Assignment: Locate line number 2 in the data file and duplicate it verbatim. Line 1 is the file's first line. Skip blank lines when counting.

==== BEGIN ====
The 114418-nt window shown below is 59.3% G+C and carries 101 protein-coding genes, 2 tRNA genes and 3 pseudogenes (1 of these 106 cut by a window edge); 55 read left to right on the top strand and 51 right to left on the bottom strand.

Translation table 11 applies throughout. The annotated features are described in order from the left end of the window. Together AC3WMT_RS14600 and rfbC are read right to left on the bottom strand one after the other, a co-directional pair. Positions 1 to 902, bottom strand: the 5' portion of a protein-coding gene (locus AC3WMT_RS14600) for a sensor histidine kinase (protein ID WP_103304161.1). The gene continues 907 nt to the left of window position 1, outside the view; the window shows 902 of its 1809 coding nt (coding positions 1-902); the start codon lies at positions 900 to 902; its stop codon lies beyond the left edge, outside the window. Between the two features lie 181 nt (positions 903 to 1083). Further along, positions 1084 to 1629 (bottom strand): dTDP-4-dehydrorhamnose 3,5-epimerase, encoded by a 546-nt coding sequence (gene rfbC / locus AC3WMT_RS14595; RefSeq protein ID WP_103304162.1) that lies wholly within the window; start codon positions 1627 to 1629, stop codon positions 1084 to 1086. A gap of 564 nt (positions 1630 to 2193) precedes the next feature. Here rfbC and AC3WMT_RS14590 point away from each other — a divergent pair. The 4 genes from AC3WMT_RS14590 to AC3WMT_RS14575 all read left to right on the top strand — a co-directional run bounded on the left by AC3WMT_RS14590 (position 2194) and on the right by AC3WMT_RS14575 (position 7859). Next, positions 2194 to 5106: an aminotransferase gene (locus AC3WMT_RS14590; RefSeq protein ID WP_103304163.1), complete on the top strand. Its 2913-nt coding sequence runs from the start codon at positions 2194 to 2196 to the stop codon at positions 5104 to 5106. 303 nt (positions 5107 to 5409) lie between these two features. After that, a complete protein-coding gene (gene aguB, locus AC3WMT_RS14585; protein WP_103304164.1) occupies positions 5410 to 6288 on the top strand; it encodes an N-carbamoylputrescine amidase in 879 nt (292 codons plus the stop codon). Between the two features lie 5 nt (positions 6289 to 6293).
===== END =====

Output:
Translation table 11 applies throughout. The annotated features are described in order from the left end of the window. Together AC3WMT_RS14600 and rfbC are read right to left on the bottom strand one after the other, a co-directional pair. Positions 1 to 902, bottom strand: the 5' portion of a protein-coding gene (locus AC3WMT_RS14600) for a sensor histidine kinase (protein ID WP_103304161.1). The gene continues 907 nt to the left of window position 1, outside the view; the window shows 902 of its 1809 coding nt (coding positions 1-902); the start codon lies at positions 900 to 902; its stop codon lies beyond the left edge, outside the window. Between the two features lie 181 nt (positions 903 to 1083). Further along, positions 1084 to 1629 (bottom strand): dTDP-4-dehydrorhamnose 3,5-epimerase, encoded by a 546-nt coding sequence (gene rfbC / locus AC3WMT_RS14595; RefSeq protein ID WP_103304162.1) that lies wholly within the window; start codon positions 1627 to 1629, stop codon positions 1084 to 1086. A gap of 564 nt (positions 1630 to 2193) precedes the next feature. Here rfbC and AC3WMT_RS14590 point away from each other — a divergent pair. The 4 genes from AC3WMT_RS14590 to AC3WMT_RS14575 all read left to right on the top strand — a co-directional run bounded on the left by AC3WMT_RS14590 (position 2194) and on the right by AC3WMT_RS14575 (position 7859). Next, positions 2194 to 5106: an aminotransferase gene (locus AC3WMT_RS14590; RefSeq protein ID WP_103304163.1), complete on the top strand. Its 2913-nt coding sequence runs from the start codon at positions 2194 to 2196 to the stop codon at positions 5104 to 5106. 303 nt (positions 5107 to 5409) lie between these two features. After that, a complete protein-coding gene (gene aguB, locus AC3WMT_RS14585; protein WP_103304164.1) occupies positions 5410 to 6288 on the top strand; it encodes an N-carbamoylputrescine amidase in 879 nt (292 codons plus the stop codon). Between the two features lie 5 nt (positions 6289 to 6293).